#### Your problems have all focused on SAT Algebra and Number Properties.  Do you have any tips for SAT Geometry?

I thought that it would be fun to tackle a Geometry problem on today's post.  I know what you're thinking, fun and geometry – can these two words even go in the same sentence?  But yes, Geometry can be fun; let's see as we work together through the details of a particular problem.

#### Alright, so what’s the problem?

Without further ado, let’s examine a question that I came across recently: Semicircular arcs AB, AC, BD, and CD divide the circle above into regions.  The points shown along the diameter AD divide it into 6 equal parts.  If AD = 6, what is the total area of the shaded regions?

(A) 4π
(B) 5π
(C) 6π
(D) 12π
(E) 24π

#### Yikes, this looks like my worst nightmare from my Geometry course.  Can I find the answer to this SAT problem online?

Perhaps your internet search skills are better than mine, but I thought we might be better off tackling this problem with a pen and paper.

#### What are your tips for solving this SAT problem?

One of the biggest challenges of this problem is to separate the drawing presented above into three separate figures:

(1)   The large circle, INCLUDING #2 and #3 below

(2)   2 equal white semi-circles (on either side of the diameter), INCLUDING #3 below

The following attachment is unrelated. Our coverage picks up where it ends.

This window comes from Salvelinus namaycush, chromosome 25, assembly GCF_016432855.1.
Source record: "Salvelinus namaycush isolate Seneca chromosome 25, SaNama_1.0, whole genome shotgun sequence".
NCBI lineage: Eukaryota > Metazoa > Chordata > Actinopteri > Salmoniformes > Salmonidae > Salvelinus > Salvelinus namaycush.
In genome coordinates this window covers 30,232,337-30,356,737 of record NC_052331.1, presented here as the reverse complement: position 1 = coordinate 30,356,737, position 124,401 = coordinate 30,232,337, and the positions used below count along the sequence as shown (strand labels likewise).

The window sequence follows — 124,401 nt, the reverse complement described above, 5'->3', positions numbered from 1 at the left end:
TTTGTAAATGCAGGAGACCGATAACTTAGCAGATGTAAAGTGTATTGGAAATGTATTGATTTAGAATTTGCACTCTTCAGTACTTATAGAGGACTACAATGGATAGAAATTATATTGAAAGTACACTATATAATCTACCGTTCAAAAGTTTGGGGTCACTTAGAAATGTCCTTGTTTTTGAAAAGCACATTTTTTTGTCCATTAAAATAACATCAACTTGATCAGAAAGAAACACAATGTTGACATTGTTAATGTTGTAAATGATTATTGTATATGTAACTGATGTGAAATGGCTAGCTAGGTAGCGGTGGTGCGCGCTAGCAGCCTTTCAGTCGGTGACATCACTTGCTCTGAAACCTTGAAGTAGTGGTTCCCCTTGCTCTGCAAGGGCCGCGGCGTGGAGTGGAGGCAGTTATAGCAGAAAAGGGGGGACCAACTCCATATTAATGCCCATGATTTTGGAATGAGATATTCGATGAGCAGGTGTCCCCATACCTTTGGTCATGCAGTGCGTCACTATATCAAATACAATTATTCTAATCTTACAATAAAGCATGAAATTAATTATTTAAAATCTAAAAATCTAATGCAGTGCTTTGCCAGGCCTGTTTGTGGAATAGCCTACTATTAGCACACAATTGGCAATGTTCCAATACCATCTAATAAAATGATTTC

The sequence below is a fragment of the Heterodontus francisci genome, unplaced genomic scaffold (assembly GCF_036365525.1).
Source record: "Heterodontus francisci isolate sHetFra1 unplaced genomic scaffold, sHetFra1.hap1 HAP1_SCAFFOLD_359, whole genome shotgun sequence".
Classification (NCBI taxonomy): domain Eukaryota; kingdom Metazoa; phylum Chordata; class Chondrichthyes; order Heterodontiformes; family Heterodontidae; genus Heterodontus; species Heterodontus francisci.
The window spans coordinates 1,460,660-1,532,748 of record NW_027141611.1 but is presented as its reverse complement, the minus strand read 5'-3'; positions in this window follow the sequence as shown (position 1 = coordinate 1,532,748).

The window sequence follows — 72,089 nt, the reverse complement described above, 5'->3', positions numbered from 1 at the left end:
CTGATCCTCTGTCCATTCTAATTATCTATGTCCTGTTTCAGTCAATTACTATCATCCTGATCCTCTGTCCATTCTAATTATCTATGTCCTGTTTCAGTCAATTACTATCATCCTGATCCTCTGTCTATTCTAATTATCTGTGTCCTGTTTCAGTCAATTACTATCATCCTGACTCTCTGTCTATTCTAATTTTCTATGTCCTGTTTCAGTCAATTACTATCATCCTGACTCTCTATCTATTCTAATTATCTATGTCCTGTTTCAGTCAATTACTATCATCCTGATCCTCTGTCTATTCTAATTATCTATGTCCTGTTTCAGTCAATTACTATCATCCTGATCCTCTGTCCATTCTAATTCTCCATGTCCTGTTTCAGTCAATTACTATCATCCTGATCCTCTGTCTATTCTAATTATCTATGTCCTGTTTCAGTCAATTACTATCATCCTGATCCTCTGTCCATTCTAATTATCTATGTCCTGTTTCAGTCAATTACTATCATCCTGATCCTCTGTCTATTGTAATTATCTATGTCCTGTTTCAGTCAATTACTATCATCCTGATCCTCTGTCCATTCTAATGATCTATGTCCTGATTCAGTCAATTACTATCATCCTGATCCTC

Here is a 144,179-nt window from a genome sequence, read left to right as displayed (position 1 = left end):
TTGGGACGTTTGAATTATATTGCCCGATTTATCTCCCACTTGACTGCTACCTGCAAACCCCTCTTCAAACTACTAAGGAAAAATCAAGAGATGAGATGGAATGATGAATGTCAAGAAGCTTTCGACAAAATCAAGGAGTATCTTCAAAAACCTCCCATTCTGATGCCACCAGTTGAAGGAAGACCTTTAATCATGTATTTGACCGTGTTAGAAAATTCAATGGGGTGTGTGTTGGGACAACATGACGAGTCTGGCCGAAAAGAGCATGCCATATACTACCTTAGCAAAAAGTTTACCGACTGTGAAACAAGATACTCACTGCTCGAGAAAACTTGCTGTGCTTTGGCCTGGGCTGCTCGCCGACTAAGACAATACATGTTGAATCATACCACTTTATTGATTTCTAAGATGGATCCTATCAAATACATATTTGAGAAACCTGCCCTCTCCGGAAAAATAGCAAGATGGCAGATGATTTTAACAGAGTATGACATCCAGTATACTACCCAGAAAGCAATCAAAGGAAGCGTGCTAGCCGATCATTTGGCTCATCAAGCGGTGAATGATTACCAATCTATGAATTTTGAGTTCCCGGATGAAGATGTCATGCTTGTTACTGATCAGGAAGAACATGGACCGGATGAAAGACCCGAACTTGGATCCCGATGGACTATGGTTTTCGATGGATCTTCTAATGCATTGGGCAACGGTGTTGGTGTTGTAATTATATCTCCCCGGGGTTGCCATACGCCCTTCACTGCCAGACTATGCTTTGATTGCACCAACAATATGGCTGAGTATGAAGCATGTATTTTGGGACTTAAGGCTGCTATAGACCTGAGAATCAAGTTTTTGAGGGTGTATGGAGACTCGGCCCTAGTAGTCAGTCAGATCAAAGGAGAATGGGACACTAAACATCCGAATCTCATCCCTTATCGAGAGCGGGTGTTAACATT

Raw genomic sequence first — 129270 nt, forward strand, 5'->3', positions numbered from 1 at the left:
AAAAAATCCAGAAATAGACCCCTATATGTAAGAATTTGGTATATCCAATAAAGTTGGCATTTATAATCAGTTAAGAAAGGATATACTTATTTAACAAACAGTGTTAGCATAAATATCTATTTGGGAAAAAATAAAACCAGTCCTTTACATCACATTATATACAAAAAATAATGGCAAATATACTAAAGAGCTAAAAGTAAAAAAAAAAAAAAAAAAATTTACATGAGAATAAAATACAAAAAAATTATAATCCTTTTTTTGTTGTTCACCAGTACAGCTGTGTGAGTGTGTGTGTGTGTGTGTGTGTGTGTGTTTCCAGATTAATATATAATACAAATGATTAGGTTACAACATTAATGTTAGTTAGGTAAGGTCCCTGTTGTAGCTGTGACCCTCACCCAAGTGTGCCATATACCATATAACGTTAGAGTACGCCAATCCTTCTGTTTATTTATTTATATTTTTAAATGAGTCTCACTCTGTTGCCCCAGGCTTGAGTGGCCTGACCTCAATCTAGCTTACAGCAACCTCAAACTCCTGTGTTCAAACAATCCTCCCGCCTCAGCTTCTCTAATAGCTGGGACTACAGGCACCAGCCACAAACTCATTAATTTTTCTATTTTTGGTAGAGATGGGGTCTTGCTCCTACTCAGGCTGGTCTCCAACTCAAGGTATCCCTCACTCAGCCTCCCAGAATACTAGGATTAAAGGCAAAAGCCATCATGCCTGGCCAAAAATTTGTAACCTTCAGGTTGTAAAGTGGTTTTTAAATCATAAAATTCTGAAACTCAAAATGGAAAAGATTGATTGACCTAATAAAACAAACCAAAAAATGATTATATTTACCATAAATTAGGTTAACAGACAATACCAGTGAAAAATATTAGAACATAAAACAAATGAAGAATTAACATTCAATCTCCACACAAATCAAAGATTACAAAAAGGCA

(3)   2 equal small shaded semi-circles (similarly, on either side of the diameter)

Using the numbers above to refer to the areas of all 3 figures, we will solve the problem as 1 (2 – 3), or the sum of the area of the circle less the area of the white region (the white region defined as #2 less the overlapping semi-circles in #3).  The result is the area of the shaded region.

#### Okay, let’s go!

(1)   The large circle: The total area of a circle with diameter 6 is πr2 = π*(6/2)2 = π*32 = 9π.

(2)   2 equal white semi-circles: Each semi-circle has a diameter of 4 and a radius of 2.  Their combined area is: 2((π*22)/2) =(π*22) = 4π.

(3)   2 equal small shaded semi-circles: Each half circle has a diameter of 2 and a radius of 1. Their combined area is: 2*(π*12)/2 = (π*12) = π.

Now let’s take 1 (2 – 3): 9π (4π – π) = 6π.  The correct answer is C.

#### Wow, was that SAT magic?

It might have seemed that way, but it wasn’t.  Often the hardest part of solving Geometry problems is recognizing the different shapes within a figure (sometimes a collection of rectangles or triangles, or circles as in this problem), separating the figure into its component parts, and solving.  Sometimes, your first attempt to create distinct shapes does not work out as planned – perhaps you have too few, or too many, rectangles, for example – but don't let that deter you!  Stick with it, and you will find the right combination of shapes to solve the problem. Tags: SAT